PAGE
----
Assessment

Feedback on Classroom Speaking Tasks – What are the Options?

Speaker: 
Event date: 
Saturday, October 5, 2013 - 12:30
Venue: 
EnglishUK North
Location: 
Leeds
Extra info: 
Includes handouts
Talks - hancockmcdonald.com/talks

It’s notoriously difficult to give meaningful feedback to learners after they have ‘done’ a speaking activity – but is this the end of the story? In this session, we’ll consider an approach which will help us generate appropriate feedback for a variety of classroom speaking tasks and for learners at different levels.

'Marking' Speaking

Speaker: 
Event date: 
Saturday, March 10, 2012 - 15:30
Venue: 
TESOL Spain Annual National Convention
Location: 
Universidad de Deusto, Bilbao
Extra info: 
Includes handouts
'Marking' Speaking

How can we 'mark' students’ oral production? In this session, we will look at suitable tasks for classroom assessment. We will then look at criteria with which both teacher and students can evaluate speaking. You will leave the session with strategies for creating ‘marking menus’ which are balanced and appropriate for different tasks and levels.

Testing Oral Skills

Speaker: 
Event date: 
Thursday, September 23, 2010 - 16:00
Venue: 
XXX Encuentro de profesores de inglés Universidad de Otoño
Location: 
Universidad Complutense Madrid
Extra info: 
Plus downloads
Testing Oral Skills

Many learners of English are now required to take an end-of-course speaking test, which teachers have to design, administer and assess. In this presentation, we’ll examine characteristics of practice tests which provide useful pointers for in-house test design.

Responding to Students' Written Work: What are the options?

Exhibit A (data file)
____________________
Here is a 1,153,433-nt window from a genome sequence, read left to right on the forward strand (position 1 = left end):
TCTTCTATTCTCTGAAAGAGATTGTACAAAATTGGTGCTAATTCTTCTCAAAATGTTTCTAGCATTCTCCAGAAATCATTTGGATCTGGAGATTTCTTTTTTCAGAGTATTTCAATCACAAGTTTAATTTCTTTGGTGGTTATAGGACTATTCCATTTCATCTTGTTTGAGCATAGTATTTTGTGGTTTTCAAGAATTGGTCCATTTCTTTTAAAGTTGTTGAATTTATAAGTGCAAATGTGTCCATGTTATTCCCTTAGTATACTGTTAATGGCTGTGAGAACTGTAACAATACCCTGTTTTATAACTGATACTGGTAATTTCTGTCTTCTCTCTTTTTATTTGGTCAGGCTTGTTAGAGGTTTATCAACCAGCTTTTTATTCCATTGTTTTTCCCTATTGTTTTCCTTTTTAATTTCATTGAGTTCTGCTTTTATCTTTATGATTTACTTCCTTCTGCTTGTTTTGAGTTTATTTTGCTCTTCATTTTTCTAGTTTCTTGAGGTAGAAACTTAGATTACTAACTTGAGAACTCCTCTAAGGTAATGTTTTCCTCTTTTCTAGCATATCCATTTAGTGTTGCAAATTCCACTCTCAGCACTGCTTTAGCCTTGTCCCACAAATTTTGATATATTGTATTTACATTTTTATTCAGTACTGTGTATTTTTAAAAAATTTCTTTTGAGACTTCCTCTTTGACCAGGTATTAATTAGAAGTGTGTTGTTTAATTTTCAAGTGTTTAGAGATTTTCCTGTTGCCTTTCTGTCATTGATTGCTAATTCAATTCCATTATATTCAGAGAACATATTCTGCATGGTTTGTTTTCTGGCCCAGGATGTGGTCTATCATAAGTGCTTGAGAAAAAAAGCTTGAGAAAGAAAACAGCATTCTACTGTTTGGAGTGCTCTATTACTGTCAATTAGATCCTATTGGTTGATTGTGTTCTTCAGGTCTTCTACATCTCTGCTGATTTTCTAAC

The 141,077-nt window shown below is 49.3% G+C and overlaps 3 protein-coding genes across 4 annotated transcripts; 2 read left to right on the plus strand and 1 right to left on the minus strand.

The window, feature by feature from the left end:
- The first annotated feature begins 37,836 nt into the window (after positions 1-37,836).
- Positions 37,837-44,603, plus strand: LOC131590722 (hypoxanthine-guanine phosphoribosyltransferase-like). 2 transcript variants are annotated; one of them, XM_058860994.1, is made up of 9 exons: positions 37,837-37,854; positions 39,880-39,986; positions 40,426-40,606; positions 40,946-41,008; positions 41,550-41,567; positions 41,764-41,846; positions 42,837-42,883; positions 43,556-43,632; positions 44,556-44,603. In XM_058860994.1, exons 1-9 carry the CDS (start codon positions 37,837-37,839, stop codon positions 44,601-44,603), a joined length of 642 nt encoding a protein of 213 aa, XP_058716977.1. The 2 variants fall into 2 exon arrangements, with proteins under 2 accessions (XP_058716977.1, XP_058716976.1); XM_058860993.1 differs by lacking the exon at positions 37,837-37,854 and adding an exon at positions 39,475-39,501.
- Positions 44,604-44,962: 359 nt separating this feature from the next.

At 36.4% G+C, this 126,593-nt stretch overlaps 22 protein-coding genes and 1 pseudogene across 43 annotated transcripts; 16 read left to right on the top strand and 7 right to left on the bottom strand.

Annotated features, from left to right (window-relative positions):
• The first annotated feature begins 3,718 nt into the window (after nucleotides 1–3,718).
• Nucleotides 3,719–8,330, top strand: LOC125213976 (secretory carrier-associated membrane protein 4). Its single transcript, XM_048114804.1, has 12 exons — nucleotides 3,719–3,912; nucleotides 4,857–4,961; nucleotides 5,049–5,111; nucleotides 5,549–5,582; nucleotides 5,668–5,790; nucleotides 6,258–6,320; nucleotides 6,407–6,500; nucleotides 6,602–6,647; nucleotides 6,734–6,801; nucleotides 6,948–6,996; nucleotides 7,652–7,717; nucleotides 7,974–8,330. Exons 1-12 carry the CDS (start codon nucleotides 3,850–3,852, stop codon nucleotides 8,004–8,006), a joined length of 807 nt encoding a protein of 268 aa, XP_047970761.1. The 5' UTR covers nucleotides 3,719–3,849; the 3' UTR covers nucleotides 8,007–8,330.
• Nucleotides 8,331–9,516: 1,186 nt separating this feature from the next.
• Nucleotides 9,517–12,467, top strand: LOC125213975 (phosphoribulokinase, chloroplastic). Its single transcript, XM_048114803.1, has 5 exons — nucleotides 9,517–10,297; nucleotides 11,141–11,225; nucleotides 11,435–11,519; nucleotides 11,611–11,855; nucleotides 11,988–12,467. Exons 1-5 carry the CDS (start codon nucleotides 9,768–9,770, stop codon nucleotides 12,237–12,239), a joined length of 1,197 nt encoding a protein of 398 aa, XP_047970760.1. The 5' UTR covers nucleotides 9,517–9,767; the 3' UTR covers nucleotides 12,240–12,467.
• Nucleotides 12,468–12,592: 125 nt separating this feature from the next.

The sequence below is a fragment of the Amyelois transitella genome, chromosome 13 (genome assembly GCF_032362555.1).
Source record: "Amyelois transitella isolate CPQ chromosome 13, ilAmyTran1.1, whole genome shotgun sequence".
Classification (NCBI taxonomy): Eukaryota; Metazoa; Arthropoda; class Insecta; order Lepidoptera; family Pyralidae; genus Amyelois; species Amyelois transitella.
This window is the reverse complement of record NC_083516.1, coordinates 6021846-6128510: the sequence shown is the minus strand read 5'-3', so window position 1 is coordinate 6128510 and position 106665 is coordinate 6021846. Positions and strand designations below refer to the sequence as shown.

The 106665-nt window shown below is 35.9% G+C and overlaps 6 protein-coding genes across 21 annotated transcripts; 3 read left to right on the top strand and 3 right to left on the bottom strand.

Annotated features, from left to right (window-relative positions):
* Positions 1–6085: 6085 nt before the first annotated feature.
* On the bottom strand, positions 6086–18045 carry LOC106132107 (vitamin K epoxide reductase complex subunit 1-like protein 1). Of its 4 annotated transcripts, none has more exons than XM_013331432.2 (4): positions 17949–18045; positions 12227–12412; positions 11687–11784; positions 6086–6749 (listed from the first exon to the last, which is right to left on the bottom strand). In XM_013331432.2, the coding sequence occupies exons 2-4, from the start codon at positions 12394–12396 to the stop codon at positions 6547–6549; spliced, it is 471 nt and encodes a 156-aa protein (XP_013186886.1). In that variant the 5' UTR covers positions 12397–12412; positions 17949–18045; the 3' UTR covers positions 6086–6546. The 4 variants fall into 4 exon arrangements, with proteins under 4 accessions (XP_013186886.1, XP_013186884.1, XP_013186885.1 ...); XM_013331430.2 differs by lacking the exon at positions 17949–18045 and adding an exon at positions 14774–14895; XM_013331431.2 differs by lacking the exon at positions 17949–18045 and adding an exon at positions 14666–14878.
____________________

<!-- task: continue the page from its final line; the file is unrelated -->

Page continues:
Speaker: 
Event date: 
Sunday, September 5, 2010 - 11:30
Extra info: 
Includes handouts
 - hancockmcdonald.com/talks/focus/8

Providing feedback is one of the most commonly conceived functions of a teacher, yet, according to Nunan (1991), the ultimate effect of feedback is often doubtful. How do we tend to respond to students' written work? What messages are we sending to our students as a result? Is the ultimate effect really, as Nunan suggests, doubtful? What are the implications for our teaching?

Using Attainment Tests to Motivate

Speaker: 
Event date: 
Thursday, April 10, 2008 - 17:45
Venue: 
IATEFL National Convention
Location: 
Exeter University, England
Extra info: 
Handouts and downloads
Using Attainment Tests to Motivate

ELT teachers have used attainment tests for many purposes - to evaluate, assess, or even threaten students! But they can also be a force for motivation. We will investigate how typical tests and question types (mainly testing grammar) may impact on student motivation, and look at ways to design, adapt and use them to increase their motivational value.

Making Bologna Work: The Common European Framework of Reference

Speaker: 
Event date: 
Tuesday, March 8, 2005 - 10:30
Venue: 
Universidad San Pablo CEU
Location: 
Madrid
Extra info: 
Plus downloads

The Common European Framework of Reference (CEFR) is an indispensable tool for the realisation for the Bologna Process in the European Higher Education Area. It offers guidance for teaching, learning and assessment of languages for communication purposes.